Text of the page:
In the age of social media, texting, mobile e-commerce and video streaming it’s easy to overlook an experience hasn’t gotten better for smartphone users: talking on the phone.
Despite sophisticated smartphones and networks, many mobile users are not satisfied with call clarity. None of the 100-plus smartphones in Consumer Reports’ 2014 phone ratings earned better than a good score for voice quality. A large number of smartphones rated only as “fair.”
In larger part that is because device makers often shrink, flatten and cover speakers in plastic to improve their phones’ overall functionality. Even on a high-end smartphone that uses several microphones and noise-cancellation algorithms, a caller is not guaranteed clear sound, especially in noisy environments.
Change is happening slowly but there are promising new technologies are on the horizon. Start-up Cypher Corp. has built an artificial intelligence engine that analyzes the unique quality of the human voice that distinguishes it from other noises. Cypher could be bundled into new smartphones or deployed as a software update, says John Yoon, the company’s vice president of product design. Yoon says demos of the software are currently running on a variety of Android handsets—including LG, Samsung, Kyocera, Korea Telecom and Google Nexus—when it becomes publicly available later this year.
The three of the top service providers in the U.S.—Verizon Wireless, AT&T and T-Mobile—are addressing call quality with Voice Over Long Term Evolution (VoLTE), an add-on to their next-generation cellular systems that enables voice traffic to be carried over 4G LTE networks. More than 100 mobile operators in 75 countries have commercially launched High Definition (HD) voice services, according to the Global mobile Suppliers Association. Sprint is among the operators offering HD voice, a speech coder/decoder program—a codec—that extends the frequency range of audio signals transmitted over telephone lines. More than 70 operators are investing in VoLTE studies, trials or deployments and 11 have commercially launched HD voice services with VoLTE. Apple’s iPhone 6 and 6 Plus models, for example, support VoLTE.
HD voice depends on technologies found both on the network and in handsets—features like enhanced audio processing, multiple microphones, speakers and improved echo cancellation. Together, these features give mobile users clearer voice calls and a significant decrease in background noise such as street traffic and wind. Yet HD voice availability is limited and cannot work as intended unless both the caller and the receiver have an HD voice-capable device and are located within the HD voice coverage area, says Jeremy Green, principal analyst at London-based Machina Research.
To understand problems with call quality and how they are being addressed, Scientific American interviewed Jerry Gibson, professor of electrical and computer engineering at the University of California, Santa Barbara.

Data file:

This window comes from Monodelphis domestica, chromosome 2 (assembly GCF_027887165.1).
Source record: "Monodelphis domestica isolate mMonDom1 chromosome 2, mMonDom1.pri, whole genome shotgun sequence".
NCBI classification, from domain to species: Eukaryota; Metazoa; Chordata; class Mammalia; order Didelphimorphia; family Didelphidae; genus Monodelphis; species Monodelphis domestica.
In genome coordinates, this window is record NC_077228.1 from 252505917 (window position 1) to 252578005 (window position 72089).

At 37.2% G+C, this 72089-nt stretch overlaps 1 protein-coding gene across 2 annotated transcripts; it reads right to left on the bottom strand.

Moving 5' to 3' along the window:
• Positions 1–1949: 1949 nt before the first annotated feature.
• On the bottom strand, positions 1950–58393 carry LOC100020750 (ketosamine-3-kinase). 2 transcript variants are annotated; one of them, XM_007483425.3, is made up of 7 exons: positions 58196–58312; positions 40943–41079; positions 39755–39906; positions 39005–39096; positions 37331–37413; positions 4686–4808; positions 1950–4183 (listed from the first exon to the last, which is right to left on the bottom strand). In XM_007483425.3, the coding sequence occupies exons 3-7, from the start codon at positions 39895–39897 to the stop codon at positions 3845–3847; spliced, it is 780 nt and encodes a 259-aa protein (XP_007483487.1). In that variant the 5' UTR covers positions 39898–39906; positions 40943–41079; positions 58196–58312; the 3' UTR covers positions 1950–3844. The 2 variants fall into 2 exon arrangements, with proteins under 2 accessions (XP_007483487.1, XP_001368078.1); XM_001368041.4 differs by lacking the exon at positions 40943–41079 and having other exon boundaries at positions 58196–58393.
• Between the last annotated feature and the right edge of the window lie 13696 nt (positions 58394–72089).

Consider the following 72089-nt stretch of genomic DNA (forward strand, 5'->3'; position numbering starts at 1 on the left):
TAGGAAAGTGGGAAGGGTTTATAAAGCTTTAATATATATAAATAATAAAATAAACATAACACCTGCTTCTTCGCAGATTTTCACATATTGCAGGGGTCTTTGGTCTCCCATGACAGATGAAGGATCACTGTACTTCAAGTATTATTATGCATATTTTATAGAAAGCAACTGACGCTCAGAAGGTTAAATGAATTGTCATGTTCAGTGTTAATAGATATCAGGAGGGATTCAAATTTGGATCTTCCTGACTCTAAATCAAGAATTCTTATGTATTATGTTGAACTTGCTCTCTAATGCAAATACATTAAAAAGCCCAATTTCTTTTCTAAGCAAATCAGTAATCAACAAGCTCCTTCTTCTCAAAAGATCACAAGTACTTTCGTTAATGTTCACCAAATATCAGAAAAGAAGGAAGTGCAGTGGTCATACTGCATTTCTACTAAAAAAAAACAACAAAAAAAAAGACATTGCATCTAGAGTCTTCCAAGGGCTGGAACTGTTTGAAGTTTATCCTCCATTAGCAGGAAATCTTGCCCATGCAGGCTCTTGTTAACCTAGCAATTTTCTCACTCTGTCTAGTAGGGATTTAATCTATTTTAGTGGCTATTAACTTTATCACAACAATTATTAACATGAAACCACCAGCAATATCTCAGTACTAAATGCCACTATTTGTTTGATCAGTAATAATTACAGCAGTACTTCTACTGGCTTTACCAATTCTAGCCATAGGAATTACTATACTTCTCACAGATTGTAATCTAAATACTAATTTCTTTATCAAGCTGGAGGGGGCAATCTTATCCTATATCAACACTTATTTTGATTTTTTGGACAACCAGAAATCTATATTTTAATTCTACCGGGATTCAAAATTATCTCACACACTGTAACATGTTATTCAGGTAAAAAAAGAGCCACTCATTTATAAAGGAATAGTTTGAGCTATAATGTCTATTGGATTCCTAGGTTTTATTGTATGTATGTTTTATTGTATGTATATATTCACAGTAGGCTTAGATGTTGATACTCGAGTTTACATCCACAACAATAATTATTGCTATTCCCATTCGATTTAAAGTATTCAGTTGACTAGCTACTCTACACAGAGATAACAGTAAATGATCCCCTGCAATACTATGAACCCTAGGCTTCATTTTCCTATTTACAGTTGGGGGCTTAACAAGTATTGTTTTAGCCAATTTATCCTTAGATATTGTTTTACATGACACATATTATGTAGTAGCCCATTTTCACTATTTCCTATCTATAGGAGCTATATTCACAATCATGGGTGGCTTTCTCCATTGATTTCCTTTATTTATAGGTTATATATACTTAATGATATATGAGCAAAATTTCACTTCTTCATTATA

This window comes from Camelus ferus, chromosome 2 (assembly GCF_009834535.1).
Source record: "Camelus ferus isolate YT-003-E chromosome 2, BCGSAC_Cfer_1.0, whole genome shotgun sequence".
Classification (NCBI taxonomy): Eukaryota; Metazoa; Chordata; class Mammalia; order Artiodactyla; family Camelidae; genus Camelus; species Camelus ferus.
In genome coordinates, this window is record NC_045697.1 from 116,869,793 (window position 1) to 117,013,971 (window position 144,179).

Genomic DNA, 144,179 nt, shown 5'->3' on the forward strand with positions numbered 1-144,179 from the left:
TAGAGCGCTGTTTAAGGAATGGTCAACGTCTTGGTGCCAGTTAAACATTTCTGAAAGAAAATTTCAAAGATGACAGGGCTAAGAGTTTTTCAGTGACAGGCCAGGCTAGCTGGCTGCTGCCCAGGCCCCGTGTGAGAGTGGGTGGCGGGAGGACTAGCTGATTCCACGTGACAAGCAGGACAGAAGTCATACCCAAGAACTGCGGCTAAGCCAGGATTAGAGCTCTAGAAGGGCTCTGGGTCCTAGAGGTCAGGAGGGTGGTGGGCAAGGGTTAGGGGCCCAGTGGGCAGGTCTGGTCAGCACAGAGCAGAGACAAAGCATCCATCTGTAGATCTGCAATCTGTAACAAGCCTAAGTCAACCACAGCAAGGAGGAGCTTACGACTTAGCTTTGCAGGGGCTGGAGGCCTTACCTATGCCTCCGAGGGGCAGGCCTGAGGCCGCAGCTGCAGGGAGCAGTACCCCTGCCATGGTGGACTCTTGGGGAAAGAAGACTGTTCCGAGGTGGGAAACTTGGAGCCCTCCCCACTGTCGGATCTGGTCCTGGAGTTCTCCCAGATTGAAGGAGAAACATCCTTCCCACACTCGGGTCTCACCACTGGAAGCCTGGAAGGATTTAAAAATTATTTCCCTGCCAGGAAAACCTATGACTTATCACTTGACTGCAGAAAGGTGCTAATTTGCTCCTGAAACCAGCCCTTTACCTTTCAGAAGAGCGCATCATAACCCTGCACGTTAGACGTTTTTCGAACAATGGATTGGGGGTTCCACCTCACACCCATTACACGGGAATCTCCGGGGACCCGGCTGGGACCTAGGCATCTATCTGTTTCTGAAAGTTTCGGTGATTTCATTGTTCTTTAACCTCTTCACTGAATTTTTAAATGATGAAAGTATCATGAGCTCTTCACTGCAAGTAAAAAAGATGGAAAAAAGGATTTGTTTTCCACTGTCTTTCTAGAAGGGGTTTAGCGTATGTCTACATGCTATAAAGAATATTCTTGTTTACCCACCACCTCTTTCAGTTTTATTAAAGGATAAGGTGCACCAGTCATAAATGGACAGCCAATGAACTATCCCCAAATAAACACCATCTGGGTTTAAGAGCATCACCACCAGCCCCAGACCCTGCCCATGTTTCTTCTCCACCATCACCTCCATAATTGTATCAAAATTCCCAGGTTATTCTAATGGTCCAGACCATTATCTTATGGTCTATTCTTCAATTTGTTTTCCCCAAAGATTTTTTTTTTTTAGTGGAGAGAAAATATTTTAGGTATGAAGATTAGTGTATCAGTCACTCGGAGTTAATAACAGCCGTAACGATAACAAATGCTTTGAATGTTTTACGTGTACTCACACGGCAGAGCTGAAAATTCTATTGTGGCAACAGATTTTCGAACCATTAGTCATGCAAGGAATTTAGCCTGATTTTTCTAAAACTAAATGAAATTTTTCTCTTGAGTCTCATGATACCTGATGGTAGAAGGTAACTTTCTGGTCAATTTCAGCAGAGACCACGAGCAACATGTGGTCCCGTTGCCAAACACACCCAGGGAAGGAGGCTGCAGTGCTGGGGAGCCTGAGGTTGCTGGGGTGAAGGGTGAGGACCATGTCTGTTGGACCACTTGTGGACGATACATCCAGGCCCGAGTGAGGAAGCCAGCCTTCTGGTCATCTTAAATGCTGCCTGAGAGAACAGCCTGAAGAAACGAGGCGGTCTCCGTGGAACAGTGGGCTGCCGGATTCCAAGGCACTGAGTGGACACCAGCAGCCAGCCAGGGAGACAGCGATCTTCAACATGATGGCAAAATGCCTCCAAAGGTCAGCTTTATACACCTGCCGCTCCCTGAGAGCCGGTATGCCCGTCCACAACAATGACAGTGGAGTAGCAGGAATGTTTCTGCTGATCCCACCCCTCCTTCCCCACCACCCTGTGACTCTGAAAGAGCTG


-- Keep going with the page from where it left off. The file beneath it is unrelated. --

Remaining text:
[An edited transcript of the interview follows.]
Why is cell phone call quality so bad?
It is primarily the service providers. A key point to note is that the base station/base station controller, now called eNodeB [for Evolved Node B] in LTE, is all-powerful. That is, eNodeB makes all of the decisions about how much bandwidth each handset gets no matter how good a channel connection a handset may have. Also, base station behaviors are not standardized—that is, no one really knows how they are making these decisions. They take into account how loaded the cell site is and how loaded adjacent cell sites are, plus other network data and other things when allocating bandwidth. A couple of rules providers appear to follow are: Don't drop a call in progress, and don't block any new calls if at all possible. This means that the base station allocates bandwidth conservatively, and thus the voice codec in the handset may operate at a lower than desirable rate.
What is the big focus for service providers?
One—video is king these days, so video sucks up lots of bandwidth. For video, the service providers do not want you to have to wait for buffering, particularly after you have started to view a video. Second, cell sites/base stations cost money, so deployments of new cells are not done lightly. The latter leads to poor RF [radio frequency] connectivity in different areas for different providers.
What's at stake if we continue to have terrible call quality?
I don't think the service providers feel voice quality is their main problem today. They want traffic, and video is big traffic compared to voice. Video is expected to dominate mobile data in the future so it is important to their business. The current question of service providers is how to collect money per bit of data. What they say is: “How do we monetize video?”
What are some of the more promising projects aimed at improving call quality?
For the latest generation of cellular, LTE, a new voice codec is being developed. It is designated enhanced voice services [EVS]. It will cover variable [wider] bandwidths so it will be better for music and mixed voice and music content. It has many new codec rates, plus better VoIP [voice over Internet protocol] factors such as packet loss concealment [used to used to mask the disruptive effects of lost or discarded data packets] and jitter buffer management. [“Jitter” refers to variations in the length of time to deliver data packets.] But the standard will take awhile to get into deployments everywhere by service providers.
When fully deployed, LTE with EVS will be a big improvement—if video traffic does not take all of the bandwidth wherever you are, causing eNodeB to only allocate your voice call a low rate. In some ways the approach of service providers is understandable. No one wants a call dropped and no one wants their calls to be blocked [unable to get through]. Plus, video is something everyone appears to want on their mobile device.